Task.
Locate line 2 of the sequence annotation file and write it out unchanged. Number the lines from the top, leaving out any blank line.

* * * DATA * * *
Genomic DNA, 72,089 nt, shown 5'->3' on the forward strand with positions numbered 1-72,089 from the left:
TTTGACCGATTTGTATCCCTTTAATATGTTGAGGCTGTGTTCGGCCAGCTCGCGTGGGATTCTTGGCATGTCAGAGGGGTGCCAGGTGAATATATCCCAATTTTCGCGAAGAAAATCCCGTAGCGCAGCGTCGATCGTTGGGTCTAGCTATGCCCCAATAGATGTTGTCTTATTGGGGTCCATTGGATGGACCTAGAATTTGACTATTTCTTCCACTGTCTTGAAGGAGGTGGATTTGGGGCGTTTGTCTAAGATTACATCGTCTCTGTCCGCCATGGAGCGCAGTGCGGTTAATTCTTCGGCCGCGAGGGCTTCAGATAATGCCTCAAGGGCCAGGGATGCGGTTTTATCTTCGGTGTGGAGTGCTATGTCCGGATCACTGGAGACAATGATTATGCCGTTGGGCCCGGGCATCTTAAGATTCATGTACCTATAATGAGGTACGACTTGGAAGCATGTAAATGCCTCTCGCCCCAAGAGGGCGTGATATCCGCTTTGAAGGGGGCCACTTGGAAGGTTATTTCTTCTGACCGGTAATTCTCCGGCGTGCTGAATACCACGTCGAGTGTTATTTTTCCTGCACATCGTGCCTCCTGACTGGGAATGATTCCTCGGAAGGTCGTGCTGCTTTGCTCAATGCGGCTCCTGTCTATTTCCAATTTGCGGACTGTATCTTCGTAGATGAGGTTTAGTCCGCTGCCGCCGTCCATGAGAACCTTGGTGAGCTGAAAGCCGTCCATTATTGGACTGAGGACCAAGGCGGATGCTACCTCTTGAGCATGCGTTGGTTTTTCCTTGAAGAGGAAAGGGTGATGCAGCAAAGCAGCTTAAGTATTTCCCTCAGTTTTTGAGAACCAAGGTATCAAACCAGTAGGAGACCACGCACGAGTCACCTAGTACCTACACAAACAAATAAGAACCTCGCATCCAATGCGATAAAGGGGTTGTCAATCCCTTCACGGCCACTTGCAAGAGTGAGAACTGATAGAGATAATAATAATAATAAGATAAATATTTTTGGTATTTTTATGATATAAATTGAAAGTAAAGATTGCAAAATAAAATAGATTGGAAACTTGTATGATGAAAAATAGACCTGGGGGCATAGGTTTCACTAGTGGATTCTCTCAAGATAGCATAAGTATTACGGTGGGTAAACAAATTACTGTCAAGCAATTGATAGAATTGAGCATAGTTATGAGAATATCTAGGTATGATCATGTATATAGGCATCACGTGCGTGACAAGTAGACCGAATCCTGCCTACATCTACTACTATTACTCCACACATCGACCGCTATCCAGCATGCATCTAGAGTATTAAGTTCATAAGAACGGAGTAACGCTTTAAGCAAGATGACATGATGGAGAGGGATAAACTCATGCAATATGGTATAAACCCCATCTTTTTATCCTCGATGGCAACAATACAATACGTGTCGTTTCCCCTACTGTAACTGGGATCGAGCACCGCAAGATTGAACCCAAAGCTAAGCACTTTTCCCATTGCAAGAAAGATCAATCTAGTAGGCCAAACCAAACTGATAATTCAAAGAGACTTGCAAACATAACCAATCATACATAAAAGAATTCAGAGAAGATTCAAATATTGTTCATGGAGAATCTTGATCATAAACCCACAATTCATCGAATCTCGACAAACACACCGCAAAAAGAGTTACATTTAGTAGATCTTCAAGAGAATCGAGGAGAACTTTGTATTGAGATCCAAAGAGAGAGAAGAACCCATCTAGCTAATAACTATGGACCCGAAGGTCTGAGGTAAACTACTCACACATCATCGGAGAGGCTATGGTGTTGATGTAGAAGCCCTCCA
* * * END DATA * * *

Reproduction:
TTTGACCGATTTGTATCCCTTTAATATGTTGAGGCTGTGTTCGGCCAGCTCGCGTGGGATTCTTGGCATGTCAGAGGGGTGCCAGGTGAATATATCCCAATTTTCGCGAAGAAAATCCCGTAGCGCAGCGTCGATCGTTGGGTCTAGCTATGCCCCAATAGATGTTGTCTTATTGGGGTCCATTGGATGGACCTAGAATTTGACTATTTCTTCCACTGTCTTGAAGGAGGTGGATTTGGGGCGTTTGTCTAAGATTACATCGTCTCTGTCCGCCATGGAGCGCAGTGCGGTTAATTCTTCGGCCGCGAGGGCTTCAGATAATGCCTCAAGGGCCAGGGATGCGGTTTTATCTTCGGTGTGGAGTGCTATGTCCGGATCACTGGAGACAATGATTATGCCGTTGGGCCCGGGCATCTTAAGATTCATGTACCTATAATGAGGTACGACTTGGAAGCATGTAAATGCCTCTCGCCCCAAGAGGGCGTGATATCCGCTTTGAAGGGGGCCACTTGGAAGGTTATTTCTTCTGACCGGTAATTCTCCGGCGTGCTGAATACCACGTCGAGTGTTATTTTTCCTGCACATCGTGCCTCCTGACTGGGAATGATTCCTCGGAAGGTCGTGCTGCTTTGCTCAATGCGGCTCCTGTCTATTTCCAATTTGCGGACTGTATCTTCGTAGATGAGGTTTAGTCCGCTGCCGCCGTCCATGAGAACCTTGGTGAGCTGAAAGCCGTCCATTATTGGACTGAGGACCAAGGCGGATGCTACCTCTTGAGCATGCGTTGGTTTTTCCTTGAAGAGGAAAGGGTGATGCAGCAAAGCAGCTTAAGTATTTCCCTCAGTTTTTGAGAACCAAGGTATCAAACCAGTAGGAGACCACGCACGAGTCACCTAGTACCTACACAAACAAATAAGAACCTCGCATCCAATGCGATAAAGGGGTTGTCAATCCCTTCACGGCCACTTGCAAGAGTGAGAACTGATAGAGATAATAATAATAATAAGATAAATATTTTTGGTATTTTTATGATATAAATTGAAAGTAAAGATTGCAAAATAAAATAGATTGGAAACTTGTATGATGAAAAATAGACCTGGGGGCATAGGTTTCACTAGTGGATTCTCTCAAGATAGCATAAGTATTACGGTGGGTAAACAAATTACTGTCAAGCAATTGATAGAATTGAGCATAGTTATGAGAATATCTAGGTATGATCATGTATATAGGCATCACGTGCGTGACAAGTAGACCGAATCCTGCCTACATCTACTACTATTACTCCACACATCGACCGCTATCCAGCATGCATCTAGAGTATTAAGTTCATAAGAACGGAGTAACGCTTTAAGCAAGATGACATGATGGAGAGGGATAAACTCATGCAATATGGTATAAACCCCATCTTTTTATCCTCGATGGCAACAATACAATACGTGTCGTTTCCCCTACTGTAACTGGGATCGAGCACCGCAAGATTGAACCCAAAGCTAAGCACTTTTCCCATTGCAAGAAAGATCAATCTAGTAGGCCAAACCAAACTGATAATTCAAAGAGACTTGCAAACATAACCAATCATACATAAAAGAATTCAGAGAAGATTCAAATATTGTTCATGGAGAATCTTGATCATAAACCCACAATTCATCGAATCTCGACAAACACACCGCAAAAAGAGTTACATTTAGTAGATCTTCAAGAGAATCGAGGAGAACTTTGTATTGAGATCCAAAGAGAGAGAAGAACCCATCTAGCTAATAACTATGGACCCGAAGGTCTGAGGTAAACTACTCACACATCATCGGAGAGGCTATGGTGTTGATGTAGAAGCCCTCCA